SF: I didn’t have any favorite folktales coming in, but the ones that struck me the most, and which you’ll see in the book, describe holy men who attempted to force the coming of the Messiah and Paradise. These men love G‑d so much they’re willing to destroy His laws for the chance to be closer to Him. I am very interested in learning about group loyalty and its relationship to social construction. Jewish identity is particularly thorny because it is a religion, tradition, and there is the Jewish nation of Israel.
EC: Since the sisters’ relationship is so important throughout the book, please describe the interaction between Holly and Marjorie, and between Chava, Holly’s religious identity, and Marjorie.
SF: Marjorie loves Holly fiercely but is also furious with her, although most of her anger is a mask for her own hurt and sadness. She feels abandoned by Holly, who made the choice to leave her sister behind. Marjorie resents Nathan, Holly’s husband, because she blames him for taking Holly away, and every interaction between them becomes a battle. Marjorie has a forceful personality. She is self-righteous, driven, not very forgiving, and single-minded. Holly is the nice sister, the forgiving one who is easiest to get along with. It took time for me to put Marjorie’s feelings and judgments aside and see Holly as she sees herself. After Holly becomes Chava she is more like Marjorie; both are very stubborn.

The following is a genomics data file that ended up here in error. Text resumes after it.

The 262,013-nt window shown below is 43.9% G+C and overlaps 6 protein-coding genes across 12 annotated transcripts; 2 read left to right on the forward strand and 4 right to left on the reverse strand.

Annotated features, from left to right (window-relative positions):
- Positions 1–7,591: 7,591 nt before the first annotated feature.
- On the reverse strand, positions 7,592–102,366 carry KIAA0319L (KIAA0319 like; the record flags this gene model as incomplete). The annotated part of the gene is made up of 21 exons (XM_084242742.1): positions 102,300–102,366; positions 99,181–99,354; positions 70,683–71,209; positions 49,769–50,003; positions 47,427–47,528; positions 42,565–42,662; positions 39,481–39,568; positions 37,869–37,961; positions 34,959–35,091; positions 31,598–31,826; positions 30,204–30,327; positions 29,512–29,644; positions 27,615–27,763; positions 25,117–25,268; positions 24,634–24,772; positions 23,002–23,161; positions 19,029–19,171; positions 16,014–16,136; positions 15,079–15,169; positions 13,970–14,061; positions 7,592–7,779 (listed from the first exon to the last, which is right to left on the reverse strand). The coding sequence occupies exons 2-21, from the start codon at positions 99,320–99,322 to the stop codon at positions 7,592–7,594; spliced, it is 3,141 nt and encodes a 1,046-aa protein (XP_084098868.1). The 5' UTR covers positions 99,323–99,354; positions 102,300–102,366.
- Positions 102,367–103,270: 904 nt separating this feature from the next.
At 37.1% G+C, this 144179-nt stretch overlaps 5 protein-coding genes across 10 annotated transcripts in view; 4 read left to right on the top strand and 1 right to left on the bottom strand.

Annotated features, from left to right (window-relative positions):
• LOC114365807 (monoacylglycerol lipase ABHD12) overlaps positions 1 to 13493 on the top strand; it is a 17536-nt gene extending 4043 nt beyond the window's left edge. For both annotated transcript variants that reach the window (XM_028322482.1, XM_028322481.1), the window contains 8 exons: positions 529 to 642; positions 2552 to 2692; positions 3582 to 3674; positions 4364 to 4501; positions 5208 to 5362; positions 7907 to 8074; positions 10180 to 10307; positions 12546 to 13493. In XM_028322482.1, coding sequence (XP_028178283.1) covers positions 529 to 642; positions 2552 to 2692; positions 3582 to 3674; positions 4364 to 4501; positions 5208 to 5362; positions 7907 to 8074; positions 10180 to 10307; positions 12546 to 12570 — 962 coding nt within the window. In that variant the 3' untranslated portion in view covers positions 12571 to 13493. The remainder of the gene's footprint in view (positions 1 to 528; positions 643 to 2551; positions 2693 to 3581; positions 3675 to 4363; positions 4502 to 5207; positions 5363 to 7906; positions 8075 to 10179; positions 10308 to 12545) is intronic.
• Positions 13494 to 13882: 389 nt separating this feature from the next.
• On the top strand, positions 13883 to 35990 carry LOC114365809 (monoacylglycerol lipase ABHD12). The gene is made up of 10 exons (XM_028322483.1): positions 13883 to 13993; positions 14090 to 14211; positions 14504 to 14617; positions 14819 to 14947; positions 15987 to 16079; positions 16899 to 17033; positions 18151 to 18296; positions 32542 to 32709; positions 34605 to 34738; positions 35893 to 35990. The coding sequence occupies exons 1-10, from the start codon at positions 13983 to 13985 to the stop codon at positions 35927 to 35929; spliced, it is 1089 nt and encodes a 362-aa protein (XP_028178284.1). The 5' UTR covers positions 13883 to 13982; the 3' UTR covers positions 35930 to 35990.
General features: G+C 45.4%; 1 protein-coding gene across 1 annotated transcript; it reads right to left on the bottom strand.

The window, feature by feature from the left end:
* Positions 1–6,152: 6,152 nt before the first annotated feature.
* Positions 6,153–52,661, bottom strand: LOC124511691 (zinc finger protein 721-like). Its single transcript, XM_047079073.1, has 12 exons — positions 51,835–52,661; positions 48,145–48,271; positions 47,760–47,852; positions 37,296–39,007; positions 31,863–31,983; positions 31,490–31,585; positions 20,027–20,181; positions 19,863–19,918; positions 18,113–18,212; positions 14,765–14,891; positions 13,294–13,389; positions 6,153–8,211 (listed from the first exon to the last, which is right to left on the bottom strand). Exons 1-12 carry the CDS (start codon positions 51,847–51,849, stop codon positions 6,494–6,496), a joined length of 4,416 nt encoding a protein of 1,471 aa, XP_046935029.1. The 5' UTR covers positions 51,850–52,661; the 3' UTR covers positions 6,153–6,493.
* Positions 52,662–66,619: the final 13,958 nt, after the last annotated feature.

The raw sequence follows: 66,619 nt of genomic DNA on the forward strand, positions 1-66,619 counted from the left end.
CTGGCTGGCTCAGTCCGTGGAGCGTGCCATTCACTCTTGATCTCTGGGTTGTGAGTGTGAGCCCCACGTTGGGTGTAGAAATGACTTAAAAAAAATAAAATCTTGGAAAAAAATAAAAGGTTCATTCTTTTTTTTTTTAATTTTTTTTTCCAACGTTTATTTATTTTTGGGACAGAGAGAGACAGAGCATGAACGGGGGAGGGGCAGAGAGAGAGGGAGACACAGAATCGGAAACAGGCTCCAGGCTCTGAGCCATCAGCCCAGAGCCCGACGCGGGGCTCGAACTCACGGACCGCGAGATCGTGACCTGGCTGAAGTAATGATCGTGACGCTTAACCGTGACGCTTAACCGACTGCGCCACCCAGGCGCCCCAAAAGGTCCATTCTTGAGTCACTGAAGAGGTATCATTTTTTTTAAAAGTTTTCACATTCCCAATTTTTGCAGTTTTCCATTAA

EC: Is this a book about exile?
SF: The Angel of Losses has a yearning for what exists and cannot be left behind. There is the feeling of exile, and the desire to have a reunion with G‑d. This book’s theme is about exile: Holly exiled Marjorie, and Marjorie exiled herself as she left her home and family where she grew up. The exile theme also comes into play within the mysticism portions of the book. Exile is a key Jewish concept: the Exile from the Garden of Eden, exile from G‑d, and from a physical homeland. To be exiled is to have a sense of loss, which Marjorie, Holly, Nathan, and Eli all experience and must come to grips within their own way.
SF: He is not based on any particular rabbi. He is a fairly modern person who is struggling with what it means to be his father’s son and a member of the Tribe, and with what he owes his loved ones and what he owes himself. As Marjorie learns more about the White Rebbe and her grandfather she comes to see her own life as another version of their stories.
EC: What do you want the readers to get out of the book?
SF: I hope they enjoy the story. I want them to think about their own identity. A family’s history should be passed down to each generation. This family is like many other families whose members love each other but make a lot of mistakes interacting and understanding each other. They are struggling as a unit with loyalty, duty, when to sacrifice for one another, and when to speak up. Untying those knotty relationships was intense, and I was grateful to escape into fairy tales sometimes, into the legends I created.
Elise Cooper lives in Los Angeles and has written numerous national security articles supporting Israel. She writes book reviews and Q & A’s for many different outlets including the Military Press. She has had the pleasure of interviewing bestselling authors from many different genres.